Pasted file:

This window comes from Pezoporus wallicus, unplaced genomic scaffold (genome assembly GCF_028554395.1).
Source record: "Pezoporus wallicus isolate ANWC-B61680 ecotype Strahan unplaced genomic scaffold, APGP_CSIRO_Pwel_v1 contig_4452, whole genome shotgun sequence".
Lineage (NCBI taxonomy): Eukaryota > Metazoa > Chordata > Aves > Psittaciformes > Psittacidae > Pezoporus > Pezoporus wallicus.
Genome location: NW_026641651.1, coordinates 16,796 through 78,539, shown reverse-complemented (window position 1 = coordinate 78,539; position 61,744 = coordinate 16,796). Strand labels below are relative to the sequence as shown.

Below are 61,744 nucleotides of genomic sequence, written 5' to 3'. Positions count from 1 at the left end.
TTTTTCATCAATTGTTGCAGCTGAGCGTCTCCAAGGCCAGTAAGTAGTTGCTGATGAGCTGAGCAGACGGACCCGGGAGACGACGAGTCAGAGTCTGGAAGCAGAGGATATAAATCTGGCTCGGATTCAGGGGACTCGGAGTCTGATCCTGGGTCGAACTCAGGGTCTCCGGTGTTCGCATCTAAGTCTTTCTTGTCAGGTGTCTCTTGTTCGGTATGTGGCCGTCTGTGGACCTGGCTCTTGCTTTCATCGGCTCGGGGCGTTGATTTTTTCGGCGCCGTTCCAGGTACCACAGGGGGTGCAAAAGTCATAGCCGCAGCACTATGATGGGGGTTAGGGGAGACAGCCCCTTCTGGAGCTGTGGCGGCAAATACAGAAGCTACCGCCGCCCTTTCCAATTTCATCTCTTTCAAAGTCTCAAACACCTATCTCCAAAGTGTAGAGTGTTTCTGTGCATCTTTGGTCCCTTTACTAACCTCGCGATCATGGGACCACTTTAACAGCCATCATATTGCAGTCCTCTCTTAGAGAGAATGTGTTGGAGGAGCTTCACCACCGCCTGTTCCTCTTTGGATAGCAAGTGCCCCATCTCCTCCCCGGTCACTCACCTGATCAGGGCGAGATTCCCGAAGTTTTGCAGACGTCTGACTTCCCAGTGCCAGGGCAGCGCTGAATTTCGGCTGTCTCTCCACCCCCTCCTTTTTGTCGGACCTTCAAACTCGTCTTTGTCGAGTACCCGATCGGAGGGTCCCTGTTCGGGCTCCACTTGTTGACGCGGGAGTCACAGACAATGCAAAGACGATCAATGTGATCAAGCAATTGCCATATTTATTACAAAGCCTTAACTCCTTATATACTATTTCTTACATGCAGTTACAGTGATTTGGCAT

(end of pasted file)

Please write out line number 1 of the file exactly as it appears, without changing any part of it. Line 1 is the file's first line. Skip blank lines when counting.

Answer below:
This window comes from Pezoporus wallicus, unplaced genomic scaffold (genome assembly GCF_028554395.1).